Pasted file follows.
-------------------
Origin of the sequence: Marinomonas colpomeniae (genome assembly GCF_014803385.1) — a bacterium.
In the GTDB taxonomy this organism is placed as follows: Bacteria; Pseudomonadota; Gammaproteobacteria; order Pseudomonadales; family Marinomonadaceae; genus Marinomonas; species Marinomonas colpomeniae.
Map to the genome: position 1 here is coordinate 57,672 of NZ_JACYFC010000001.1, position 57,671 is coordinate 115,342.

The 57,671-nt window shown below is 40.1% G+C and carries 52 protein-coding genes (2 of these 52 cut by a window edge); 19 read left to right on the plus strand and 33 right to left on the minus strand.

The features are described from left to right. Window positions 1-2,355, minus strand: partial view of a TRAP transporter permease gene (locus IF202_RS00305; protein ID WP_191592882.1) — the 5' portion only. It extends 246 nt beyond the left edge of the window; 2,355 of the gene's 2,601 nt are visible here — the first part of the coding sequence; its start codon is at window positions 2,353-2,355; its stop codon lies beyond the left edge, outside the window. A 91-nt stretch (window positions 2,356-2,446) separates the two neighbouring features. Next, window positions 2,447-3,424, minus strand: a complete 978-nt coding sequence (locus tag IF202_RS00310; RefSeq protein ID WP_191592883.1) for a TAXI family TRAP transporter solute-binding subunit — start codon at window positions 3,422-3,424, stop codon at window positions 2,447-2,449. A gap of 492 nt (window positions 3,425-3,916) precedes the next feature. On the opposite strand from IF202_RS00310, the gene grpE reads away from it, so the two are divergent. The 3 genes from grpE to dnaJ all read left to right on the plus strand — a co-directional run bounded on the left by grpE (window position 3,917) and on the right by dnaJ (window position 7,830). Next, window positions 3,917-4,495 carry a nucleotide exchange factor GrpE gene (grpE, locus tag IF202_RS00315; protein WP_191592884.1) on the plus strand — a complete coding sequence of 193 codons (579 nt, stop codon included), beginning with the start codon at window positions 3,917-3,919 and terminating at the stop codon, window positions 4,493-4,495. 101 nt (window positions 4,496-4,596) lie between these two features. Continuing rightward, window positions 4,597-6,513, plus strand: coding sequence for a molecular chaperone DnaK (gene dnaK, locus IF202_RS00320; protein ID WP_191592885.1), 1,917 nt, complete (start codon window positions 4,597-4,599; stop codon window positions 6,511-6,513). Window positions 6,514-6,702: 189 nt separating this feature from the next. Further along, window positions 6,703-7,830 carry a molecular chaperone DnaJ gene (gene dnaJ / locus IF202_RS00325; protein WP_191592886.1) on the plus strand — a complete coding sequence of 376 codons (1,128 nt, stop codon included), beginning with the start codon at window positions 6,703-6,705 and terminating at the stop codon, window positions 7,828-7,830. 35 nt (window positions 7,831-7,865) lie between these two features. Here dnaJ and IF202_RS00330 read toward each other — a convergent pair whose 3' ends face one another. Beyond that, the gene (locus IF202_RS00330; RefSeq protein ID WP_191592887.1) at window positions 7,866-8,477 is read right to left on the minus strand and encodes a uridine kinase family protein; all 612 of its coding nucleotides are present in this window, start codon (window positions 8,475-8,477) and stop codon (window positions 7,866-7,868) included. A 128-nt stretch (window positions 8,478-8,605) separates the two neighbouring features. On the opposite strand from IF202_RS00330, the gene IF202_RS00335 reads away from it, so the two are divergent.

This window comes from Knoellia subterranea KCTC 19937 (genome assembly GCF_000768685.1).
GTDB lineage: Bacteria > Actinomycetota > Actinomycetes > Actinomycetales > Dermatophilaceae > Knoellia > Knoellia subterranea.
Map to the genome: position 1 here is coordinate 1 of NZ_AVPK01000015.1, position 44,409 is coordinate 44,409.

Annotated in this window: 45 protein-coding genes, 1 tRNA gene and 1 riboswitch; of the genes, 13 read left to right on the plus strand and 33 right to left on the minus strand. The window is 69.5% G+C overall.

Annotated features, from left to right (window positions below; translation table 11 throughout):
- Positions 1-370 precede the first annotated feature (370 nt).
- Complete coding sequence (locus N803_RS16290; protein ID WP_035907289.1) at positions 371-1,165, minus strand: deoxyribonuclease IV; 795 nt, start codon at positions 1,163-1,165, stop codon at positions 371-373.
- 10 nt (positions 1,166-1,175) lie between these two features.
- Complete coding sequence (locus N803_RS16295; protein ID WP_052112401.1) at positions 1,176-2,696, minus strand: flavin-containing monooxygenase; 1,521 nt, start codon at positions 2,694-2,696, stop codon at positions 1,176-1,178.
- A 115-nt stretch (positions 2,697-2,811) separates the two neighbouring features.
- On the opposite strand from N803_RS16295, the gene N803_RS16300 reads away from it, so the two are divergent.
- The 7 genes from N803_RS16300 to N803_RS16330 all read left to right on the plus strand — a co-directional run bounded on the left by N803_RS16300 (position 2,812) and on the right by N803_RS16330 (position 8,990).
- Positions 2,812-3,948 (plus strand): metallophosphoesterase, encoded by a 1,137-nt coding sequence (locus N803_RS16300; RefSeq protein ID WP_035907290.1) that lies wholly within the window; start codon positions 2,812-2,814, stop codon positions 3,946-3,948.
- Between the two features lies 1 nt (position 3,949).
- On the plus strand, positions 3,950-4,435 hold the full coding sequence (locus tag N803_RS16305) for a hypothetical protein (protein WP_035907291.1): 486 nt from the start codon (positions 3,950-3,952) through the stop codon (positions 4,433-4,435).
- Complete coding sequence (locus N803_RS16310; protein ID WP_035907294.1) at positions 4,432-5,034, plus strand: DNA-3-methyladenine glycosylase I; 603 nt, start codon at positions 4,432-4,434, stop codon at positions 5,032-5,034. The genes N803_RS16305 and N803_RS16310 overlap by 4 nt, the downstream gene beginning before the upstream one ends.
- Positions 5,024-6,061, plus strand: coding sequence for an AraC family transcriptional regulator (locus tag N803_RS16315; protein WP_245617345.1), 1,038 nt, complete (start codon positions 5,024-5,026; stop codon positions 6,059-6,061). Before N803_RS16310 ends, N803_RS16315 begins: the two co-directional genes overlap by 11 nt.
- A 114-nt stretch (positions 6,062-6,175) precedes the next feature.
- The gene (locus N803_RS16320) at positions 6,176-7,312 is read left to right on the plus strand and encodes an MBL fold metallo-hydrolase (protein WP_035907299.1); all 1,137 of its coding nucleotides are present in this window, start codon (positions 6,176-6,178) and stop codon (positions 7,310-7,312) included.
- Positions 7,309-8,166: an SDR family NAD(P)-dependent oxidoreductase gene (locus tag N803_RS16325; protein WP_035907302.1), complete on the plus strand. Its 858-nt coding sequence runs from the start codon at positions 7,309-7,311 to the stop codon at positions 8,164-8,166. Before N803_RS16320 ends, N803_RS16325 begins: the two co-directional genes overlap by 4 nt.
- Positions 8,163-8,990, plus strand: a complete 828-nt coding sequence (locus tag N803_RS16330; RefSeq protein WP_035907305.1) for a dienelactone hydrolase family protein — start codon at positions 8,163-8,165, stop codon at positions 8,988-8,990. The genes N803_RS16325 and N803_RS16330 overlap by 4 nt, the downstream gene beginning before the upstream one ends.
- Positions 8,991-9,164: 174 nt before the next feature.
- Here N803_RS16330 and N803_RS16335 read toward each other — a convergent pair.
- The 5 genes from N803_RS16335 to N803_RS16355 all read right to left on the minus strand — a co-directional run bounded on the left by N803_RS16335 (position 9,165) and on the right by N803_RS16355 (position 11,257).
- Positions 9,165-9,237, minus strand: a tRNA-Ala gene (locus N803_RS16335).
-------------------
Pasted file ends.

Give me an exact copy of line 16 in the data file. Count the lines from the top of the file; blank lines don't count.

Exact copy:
- On the opposite strand from N803_RS16295, the gene N803_RS16300 reads away from it, so the two are divergent.